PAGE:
Fisher keeps going to bat for area charities

Thursday, June 18, 2009 at 12:00am
Despite his busy schedule, Titans head coach Jeff Fisher finds time to gather his players and host an annual celebrity softball game — now in its ninth year — to benefit local charities.

Jeff Fisher loves Nashville.

There probably isn’t an NFL coach who doesn’t express their undying love for the city where they are employed. Surely Patriots coach Bill Belichek loves Boston, and Giants coach Tom Coughlin loves New York, and Packers coach Mike McCarthy loves Green Bay, and so on.

But when Fisher talks about the place he’s called home for the past 12 years, it’s obvious the Titans coach isn’t merely tossing out some obligatory compliment.

Fisher’s love for Music City is born out of his success with the Titans. He’ll be entering his 16th season at the helm of the franchise this year. That makes Fisher the longest-tenured NFL coach, and it’s allowed him to establish roots in the middle Tennessee area.

“It’s been a tremendous experience. I’m very, very fortunate,” Fisher said. “My children will have all attended the same elementary, and middle, and graduated from the same high school.

“In this business that’s hard to do, to be in one place that long. We just absolutely love Nashville, it’s a great place to live. It’s our own best-kept secret. The support has been great. We’ve sold out every game since [1999].”

Fisher’s longevity has allowed him to create a Nashville tradition unto itself — his annual charity softball game. This year will be the ninth installment of the game that features Fisher and Titans stars interacting with the fans, while also raising money for local charities.

This year’s game, which takes place 7 p.m. Saturday at Greer Stadium, will benefit Mercy Ministries, Soles4Souls, Catch-A-Dream, Nashville Children’s Alliance and other local charities.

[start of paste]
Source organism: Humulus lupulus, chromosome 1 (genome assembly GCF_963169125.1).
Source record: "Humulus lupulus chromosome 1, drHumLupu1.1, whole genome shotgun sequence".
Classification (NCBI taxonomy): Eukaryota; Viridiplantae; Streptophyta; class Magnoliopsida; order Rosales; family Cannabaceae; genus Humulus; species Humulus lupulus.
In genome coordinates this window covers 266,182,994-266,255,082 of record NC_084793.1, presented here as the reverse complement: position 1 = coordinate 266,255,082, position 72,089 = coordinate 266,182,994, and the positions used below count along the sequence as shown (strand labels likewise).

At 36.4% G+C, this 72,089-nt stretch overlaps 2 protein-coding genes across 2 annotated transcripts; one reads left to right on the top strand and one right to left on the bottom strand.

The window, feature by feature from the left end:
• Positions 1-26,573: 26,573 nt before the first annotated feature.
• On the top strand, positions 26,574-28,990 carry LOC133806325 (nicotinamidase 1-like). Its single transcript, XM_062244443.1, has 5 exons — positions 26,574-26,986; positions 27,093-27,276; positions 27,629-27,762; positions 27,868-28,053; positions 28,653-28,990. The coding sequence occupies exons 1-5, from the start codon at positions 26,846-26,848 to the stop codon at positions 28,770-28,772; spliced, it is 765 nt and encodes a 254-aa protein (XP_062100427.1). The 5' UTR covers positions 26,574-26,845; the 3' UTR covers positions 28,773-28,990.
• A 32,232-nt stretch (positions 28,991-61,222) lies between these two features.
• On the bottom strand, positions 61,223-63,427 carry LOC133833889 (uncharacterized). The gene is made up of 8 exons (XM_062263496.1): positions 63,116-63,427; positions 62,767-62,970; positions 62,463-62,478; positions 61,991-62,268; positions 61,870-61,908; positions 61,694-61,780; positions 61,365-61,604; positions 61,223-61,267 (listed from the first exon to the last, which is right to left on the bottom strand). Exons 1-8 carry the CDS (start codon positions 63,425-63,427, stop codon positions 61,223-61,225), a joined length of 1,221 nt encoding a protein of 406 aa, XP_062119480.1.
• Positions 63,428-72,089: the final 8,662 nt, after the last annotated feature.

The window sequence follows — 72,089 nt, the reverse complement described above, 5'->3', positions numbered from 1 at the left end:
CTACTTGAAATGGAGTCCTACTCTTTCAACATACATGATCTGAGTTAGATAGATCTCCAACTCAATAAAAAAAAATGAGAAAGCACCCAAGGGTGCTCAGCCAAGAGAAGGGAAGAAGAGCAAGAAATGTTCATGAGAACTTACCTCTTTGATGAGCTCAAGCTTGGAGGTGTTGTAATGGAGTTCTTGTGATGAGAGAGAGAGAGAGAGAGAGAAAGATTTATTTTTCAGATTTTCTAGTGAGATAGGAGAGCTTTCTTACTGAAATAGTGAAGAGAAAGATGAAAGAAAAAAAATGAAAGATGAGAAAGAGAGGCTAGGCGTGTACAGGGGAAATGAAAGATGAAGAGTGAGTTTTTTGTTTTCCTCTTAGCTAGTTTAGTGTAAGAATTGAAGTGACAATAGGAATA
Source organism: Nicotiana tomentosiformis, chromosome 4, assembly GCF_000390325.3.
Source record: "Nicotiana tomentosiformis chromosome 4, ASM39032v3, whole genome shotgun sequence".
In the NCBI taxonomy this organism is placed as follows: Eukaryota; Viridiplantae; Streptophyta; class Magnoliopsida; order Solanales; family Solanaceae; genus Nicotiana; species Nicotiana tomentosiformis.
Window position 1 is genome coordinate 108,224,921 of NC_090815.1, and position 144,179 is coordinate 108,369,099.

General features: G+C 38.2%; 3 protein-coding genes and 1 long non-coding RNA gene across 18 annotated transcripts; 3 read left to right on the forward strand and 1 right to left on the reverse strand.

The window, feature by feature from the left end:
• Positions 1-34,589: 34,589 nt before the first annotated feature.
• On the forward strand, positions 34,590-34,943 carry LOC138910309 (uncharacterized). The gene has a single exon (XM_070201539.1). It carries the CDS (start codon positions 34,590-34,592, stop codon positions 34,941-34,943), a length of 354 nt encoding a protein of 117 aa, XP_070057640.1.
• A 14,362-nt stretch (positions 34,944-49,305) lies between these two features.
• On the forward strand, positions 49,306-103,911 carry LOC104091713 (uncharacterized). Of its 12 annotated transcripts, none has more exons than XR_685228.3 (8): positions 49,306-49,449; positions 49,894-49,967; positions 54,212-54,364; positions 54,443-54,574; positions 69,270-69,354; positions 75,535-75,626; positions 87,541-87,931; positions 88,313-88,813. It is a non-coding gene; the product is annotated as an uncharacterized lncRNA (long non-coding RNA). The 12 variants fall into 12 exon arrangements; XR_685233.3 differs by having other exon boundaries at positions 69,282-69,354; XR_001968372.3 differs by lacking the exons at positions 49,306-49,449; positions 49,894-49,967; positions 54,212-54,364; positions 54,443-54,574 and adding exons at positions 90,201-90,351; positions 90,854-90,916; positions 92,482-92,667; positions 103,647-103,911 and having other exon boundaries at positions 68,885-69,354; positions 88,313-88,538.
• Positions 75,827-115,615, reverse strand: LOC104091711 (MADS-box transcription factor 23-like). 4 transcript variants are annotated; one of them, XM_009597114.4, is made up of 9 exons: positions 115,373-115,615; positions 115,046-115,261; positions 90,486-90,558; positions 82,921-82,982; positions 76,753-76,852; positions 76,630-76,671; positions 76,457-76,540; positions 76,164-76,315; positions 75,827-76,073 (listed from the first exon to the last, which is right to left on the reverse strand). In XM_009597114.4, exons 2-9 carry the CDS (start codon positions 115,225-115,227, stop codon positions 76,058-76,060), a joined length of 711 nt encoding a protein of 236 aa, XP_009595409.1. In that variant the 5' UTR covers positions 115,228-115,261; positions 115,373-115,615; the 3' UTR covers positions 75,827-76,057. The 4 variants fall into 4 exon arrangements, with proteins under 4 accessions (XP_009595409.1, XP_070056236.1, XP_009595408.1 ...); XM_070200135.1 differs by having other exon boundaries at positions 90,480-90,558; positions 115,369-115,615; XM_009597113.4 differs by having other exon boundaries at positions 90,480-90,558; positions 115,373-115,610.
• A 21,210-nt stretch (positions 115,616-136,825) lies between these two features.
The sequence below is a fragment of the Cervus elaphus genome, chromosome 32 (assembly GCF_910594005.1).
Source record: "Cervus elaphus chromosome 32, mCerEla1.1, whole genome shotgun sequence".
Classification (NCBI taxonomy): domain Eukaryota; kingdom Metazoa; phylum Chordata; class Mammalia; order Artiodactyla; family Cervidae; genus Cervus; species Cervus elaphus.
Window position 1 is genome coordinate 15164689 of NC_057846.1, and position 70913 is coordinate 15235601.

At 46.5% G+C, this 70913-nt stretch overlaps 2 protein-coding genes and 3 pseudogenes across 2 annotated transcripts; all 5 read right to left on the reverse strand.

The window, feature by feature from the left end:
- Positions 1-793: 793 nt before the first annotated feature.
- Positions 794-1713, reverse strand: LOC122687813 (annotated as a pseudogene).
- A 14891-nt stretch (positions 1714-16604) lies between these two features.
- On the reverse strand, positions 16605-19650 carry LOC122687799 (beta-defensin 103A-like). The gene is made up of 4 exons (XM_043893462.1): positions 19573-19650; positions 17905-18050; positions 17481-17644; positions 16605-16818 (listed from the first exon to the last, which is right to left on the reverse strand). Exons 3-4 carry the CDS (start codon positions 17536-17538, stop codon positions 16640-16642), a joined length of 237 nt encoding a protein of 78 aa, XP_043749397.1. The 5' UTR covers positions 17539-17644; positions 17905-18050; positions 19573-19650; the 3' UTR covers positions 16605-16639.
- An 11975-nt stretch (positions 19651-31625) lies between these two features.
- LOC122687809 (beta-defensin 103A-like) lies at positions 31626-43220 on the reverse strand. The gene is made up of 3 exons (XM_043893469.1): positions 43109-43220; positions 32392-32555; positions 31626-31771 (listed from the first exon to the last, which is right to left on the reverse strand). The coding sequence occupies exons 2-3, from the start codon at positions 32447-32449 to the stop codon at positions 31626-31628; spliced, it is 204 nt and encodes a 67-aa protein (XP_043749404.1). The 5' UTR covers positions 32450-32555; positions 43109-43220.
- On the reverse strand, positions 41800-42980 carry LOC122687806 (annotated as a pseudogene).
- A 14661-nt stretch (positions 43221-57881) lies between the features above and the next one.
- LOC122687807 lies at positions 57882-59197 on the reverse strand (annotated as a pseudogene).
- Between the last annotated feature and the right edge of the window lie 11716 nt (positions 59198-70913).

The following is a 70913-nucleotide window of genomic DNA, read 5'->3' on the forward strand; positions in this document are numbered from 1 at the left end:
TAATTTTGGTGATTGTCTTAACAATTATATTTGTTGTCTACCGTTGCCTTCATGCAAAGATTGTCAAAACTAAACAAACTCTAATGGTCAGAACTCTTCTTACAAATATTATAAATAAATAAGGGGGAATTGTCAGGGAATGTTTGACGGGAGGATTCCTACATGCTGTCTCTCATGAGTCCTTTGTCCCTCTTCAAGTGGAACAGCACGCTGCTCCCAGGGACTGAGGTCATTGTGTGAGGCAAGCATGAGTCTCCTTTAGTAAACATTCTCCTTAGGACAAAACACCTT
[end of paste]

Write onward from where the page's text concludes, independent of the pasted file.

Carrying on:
Already, Fisher’s softball game has raised more than $340,000 heading into this year’s installment. Fisher said the idea for a softball game came not long after the team came to Nashville.

“We had several options. I wanted to do something, and I wanted to do something right away,” Fisher said of starting a charity event. “And everybody does a golf tournament. They’re great tournaments, and they’re worthy causes.

“But I wanted to do something where we could involve the fans. So nine years ago we started, and it’s hard to believe we’re in our ninth annual right now. It seems like each year it improves.”

Rosters haven’t been released yet for the game, but Fisher said it’s become an incredibly popular event among the players. In fact, there are more Titans who want to participate in the game than there are roster spots.

Some of the players who have confirmed they will play in this year’s game are Nate Washington, Kenny Britt, Kerry Collins, Cortland Finnegan, Ahmard Hall, Jovan Haye, Vincent Fuller, Michael Roos and Rob Bironas. Previous participants also include Steve McNair, Eddie George, Vince Young, Kyle Vanden Bosch, Chris Hope, Keith Bulluck and Jevon Kearse.

“The players literally lobby, and line up and beg to play in the game,” Fisher said.

As for the game itself, Fisher tends to stretch the rules of softball as far as humanly possible. In the past, trailing late in games, Fisher has put cheerleaders, mascots and others on a single base in an effort to avoid a potential upset.